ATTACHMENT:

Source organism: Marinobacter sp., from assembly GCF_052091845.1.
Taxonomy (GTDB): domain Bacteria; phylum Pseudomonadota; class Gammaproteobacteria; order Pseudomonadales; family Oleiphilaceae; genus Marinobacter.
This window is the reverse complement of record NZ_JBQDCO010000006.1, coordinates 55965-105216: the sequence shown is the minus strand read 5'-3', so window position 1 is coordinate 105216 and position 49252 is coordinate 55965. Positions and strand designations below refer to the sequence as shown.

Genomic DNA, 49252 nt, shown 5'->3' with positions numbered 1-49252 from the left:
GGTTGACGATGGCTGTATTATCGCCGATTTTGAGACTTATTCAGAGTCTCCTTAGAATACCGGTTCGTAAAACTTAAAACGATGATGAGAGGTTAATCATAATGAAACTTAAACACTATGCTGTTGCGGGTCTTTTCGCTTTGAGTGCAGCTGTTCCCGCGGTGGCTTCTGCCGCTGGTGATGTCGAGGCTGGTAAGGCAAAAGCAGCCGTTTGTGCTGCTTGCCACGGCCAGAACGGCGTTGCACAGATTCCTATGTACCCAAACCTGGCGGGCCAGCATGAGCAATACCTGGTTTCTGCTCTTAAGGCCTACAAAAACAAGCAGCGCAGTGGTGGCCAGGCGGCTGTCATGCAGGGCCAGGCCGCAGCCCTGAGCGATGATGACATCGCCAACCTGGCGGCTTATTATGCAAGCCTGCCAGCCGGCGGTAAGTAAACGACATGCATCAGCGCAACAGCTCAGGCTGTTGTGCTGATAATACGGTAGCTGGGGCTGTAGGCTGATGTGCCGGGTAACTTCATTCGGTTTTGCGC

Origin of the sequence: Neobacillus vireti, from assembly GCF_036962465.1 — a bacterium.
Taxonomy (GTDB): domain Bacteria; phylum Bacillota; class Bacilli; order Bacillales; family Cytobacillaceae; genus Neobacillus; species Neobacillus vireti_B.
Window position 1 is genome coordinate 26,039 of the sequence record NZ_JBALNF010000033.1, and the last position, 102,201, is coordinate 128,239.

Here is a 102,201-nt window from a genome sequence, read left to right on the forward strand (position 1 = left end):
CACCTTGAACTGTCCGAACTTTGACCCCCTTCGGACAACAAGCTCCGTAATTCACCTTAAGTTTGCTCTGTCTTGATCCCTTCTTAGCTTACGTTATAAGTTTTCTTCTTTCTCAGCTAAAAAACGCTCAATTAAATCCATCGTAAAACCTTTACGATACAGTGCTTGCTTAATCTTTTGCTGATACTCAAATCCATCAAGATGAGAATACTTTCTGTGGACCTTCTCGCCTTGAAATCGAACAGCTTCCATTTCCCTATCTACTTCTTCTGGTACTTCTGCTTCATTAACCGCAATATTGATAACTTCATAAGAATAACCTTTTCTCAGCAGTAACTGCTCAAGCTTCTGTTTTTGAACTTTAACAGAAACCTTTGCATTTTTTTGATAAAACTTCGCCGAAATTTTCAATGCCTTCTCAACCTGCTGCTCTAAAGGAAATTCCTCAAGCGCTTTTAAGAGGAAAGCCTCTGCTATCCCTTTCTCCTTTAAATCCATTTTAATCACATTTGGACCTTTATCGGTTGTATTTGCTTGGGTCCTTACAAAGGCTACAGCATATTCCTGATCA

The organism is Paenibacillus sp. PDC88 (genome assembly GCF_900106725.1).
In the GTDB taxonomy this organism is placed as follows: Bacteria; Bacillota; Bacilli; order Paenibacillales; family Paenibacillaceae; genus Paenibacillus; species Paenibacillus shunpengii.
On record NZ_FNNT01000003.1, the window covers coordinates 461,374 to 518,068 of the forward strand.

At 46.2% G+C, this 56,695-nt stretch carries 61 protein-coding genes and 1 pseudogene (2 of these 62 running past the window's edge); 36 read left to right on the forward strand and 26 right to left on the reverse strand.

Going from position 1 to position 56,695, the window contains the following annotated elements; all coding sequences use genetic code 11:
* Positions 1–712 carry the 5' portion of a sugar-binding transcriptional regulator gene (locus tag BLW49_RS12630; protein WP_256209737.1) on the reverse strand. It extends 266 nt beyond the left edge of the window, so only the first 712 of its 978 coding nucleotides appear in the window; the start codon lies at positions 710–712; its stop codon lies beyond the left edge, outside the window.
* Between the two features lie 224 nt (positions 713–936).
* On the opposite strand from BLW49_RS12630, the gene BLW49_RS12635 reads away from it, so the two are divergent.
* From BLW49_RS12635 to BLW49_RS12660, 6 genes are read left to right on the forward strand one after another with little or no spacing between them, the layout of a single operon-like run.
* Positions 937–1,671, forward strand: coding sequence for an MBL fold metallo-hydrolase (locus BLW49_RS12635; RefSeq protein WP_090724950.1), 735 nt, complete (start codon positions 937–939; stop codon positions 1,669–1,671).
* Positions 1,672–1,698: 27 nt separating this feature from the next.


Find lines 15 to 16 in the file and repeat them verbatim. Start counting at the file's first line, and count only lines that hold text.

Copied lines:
Going from position 1 to position 56,695, the window contains the following annotated elements; all coding sequences use genetic code 11:
* Positions 1–712 carry the 5' portion of a sugar-binding transcriptional regulator gene (locus tag BLW49_RS12630; protein WP_256209737.1) on the reverse strand. It extends 266 nt beyond the left edge of the window, so only the first 712 of its 978 coding nucleotides appear in the window; the start codon lies at positions 710–712; its stop codon lies beyond the left edge, outside the window.